If I have that right I'm further on my way to understanding and implementing.

I believe that your understanding is improving but I would like to clarify a few things. You started the discussion with this statement "I am trying to get my head around layer 3 switch routing and am missing the link between vlans and ports." So the context here is layer 3 forwarding/routing on switches. My explanation focused on the fact that within a vlan traffic is forwarded using layer 2 logic with mac addresses. But when we want to go between vlans we can not do that at layer 2. To go from one vlan to another vlan some thing must use layer 3 forwarding/routing with layer 3 IP addresses. In the context of doing this on switches then we need SVIs which are the layer 3 interfaces on the switch.

 

In your most recent response you change the context in a very significant way. When we start talking about trunks and router on a stick then the layer 3 forwarding is being done on a router and not on a switch. With router on a stick there is not any need for SVI on the switch because the layer 3 forwarding is now being done on the router and not on the switch.

 

Perhaps one way to look at this is to think about the question: when a switch has multiple vlans and we want to have traffic go between the vlans where will the layer 3 forwarding take place? Will it be on the switch (then we need SVI) or will it be on a router (no need for SVI).

 

Your most recent response also brings up another topic which is static routes. The discussion so far has been in terms of multiple vlans (and multiple subnets) which all connect on a single device (which might be a layer 3 switch or might be a router). If all of the subnets connect on a single device then that device has all the information that it needs to route between all of the subnets. But what if some subnets (some vlans) connect on one layer 3 device (switch or router) while other subnets (other vlans) connect on a different layer 3 device (switch or router)? Now each layer 3 device knows how to reach some subnets but does not know how to reach other subnets. How do we solve this?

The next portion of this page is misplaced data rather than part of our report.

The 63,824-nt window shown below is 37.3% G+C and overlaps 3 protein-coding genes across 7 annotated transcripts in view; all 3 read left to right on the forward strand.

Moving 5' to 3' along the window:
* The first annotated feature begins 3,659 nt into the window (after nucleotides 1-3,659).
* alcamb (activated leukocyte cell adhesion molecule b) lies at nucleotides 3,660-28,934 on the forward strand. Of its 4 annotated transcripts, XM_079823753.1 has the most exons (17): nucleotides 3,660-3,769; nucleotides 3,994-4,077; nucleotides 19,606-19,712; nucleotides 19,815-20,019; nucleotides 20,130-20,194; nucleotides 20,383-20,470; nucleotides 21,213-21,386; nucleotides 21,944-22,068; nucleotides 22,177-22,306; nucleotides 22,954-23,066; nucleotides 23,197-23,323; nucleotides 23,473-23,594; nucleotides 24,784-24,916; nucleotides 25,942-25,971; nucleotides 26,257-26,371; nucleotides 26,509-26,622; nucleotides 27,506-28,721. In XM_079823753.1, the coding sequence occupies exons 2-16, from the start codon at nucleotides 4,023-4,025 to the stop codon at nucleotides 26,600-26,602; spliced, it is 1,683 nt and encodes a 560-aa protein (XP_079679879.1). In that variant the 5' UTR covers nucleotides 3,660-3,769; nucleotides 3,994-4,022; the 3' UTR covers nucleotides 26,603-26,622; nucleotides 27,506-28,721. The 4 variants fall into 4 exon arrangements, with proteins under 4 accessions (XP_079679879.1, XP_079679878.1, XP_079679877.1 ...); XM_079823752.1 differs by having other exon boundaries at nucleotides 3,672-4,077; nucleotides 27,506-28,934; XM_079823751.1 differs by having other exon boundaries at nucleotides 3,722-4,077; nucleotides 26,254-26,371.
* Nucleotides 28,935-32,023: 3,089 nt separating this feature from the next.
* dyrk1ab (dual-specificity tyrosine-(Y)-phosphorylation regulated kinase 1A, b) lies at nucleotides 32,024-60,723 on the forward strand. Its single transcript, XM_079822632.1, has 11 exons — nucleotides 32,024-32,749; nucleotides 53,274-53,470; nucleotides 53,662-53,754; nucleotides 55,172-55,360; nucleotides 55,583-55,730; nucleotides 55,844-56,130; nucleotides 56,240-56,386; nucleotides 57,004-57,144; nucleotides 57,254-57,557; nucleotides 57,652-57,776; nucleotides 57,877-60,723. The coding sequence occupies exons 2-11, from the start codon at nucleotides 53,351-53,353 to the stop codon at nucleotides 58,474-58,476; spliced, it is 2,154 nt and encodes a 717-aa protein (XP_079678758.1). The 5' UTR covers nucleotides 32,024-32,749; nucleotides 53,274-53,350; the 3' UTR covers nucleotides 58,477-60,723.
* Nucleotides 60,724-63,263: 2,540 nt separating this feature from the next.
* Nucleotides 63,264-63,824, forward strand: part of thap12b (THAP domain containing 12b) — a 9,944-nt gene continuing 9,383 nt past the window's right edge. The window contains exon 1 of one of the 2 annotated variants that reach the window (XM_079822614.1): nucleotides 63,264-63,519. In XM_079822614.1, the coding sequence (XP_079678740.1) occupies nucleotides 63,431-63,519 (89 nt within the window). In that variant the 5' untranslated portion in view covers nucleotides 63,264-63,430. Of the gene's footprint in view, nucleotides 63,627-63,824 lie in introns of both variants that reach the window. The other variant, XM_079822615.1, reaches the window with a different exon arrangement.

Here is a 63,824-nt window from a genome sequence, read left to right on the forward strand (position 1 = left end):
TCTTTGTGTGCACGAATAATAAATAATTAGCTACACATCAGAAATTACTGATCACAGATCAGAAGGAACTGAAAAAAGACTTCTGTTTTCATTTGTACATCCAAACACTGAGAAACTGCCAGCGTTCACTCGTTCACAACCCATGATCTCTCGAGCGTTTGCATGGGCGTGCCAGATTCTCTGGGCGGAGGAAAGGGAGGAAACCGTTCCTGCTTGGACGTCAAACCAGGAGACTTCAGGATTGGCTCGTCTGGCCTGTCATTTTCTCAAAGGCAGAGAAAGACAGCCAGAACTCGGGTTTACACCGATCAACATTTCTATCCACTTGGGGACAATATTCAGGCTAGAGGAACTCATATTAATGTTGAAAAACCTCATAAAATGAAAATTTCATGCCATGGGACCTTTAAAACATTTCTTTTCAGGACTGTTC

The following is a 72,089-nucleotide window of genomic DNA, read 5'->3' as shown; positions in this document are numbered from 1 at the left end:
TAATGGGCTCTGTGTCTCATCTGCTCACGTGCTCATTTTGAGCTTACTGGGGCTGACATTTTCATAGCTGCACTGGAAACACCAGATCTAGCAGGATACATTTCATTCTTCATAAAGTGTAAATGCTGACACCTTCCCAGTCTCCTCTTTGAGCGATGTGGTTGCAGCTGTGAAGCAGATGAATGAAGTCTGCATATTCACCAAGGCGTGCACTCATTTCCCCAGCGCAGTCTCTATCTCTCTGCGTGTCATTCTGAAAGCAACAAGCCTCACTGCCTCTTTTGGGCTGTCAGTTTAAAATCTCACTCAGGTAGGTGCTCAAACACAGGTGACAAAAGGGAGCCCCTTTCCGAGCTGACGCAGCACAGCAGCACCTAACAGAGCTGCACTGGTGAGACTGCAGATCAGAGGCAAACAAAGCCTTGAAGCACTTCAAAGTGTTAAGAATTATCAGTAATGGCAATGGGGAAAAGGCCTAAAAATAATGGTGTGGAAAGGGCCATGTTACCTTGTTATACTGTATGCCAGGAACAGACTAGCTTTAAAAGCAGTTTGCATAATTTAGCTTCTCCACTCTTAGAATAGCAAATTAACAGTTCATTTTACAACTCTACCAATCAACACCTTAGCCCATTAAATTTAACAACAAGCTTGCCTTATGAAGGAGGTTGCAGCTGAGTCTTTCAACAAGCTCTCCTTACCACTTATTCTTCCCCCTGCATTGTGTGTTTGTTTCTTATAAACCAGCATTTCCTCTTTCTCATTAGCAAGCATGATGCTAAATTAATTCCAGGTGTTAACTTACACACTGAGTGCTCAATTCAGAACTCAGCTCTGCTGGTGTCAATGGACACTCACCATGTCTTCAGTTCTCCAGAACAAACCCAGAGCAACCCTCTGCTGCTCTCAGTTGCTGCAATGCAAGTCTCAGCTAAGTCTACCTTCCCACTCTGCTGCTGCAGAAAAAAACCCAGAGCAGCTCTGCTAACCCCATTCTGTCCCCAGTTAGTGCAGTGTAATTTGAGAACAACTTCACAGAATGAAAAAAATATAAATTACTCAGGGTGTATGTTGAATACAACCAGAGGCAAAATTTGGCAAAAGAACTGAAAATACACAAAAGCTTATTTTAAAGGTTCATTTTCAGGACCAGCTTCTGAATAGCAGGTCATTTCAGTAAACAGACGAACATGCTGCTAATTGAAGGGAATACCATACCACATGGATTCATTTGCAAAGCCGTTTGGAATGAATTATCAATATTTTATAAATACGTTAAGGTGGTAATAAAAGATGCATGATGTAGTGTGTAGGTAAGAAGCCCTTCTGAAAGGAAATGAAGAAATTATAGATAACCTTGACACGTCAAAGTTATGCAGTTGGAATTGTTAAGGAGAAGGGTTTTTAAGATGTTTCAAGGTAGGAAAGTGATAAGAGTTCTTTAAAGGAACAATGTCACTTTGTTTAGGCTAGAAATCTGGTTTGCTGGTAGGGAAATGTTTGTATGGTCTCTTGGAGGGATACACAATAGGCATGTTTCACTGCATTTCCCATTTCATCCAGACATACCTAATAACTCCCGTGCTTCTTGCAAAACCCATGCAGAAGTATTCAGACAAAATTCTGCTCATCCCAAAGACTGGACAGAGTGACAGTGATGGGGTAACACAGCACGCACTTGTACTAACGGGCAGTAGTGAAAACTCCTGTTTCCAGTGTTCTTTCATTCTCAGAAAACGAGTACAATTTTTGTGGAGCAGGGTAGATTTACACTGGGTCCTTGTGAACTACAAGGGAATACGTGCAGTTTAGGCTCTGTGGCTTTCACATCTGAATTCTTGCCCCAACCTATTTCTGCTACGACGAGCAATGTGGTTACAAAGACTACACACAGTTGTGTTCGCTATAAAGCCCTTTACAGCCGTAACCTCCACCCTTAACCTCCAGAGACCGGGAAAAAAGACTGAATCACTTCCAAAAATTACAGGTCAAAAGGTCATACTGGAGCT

The solution is that each layer 3 device needs some information about remote subnets. One way to solve this is through static routes and another way to solve this is through dynamic routing protocol. Perhaps a simple example might help with this understanding: 

let us think about vlan 10 (192.168.10.0) which is connected to device A (might be layer 3 switch or might be router) and think about vlan 20 (192.168.20.0) which is connected to device B (might be layer 3 switch or might be router). If some device 192.168.10.10 wants to communicate with some other device 192.168.20.20) how would it work? The source 192.168.10.10 sends the packet which arrives at device A. It knows the destination is in subnet 192.168.20.0 - but where is that and how do I get there? A static route can provide that information about where it is and how to get there. (and a dynamic routing protocol can also provide that solution).

HTH

Rick

Hello again Richard. Thank you again for you detailed reply. You have given me much to think about and digest.

I use a Draytek 2927 router that provides inter vlan routing but no way to control access between a two connected vlans.

I need to place a PC and laptop in a more secure vlan but still have access to a nas and printer that other PCs need access to in a separate vlan. The reason is for PCI compliance around take card payments.

Why I bought the SG250 was to learn more about this topic and do hopefully move the inter vlan routing to the layer 3 capable switch. I know that I can control access to vlans with ACLists.

Perhaps what I'm thinking now is this. I do not enable inter vlan routing on the router. I have a trunk port 1 with the tagged vlan frames.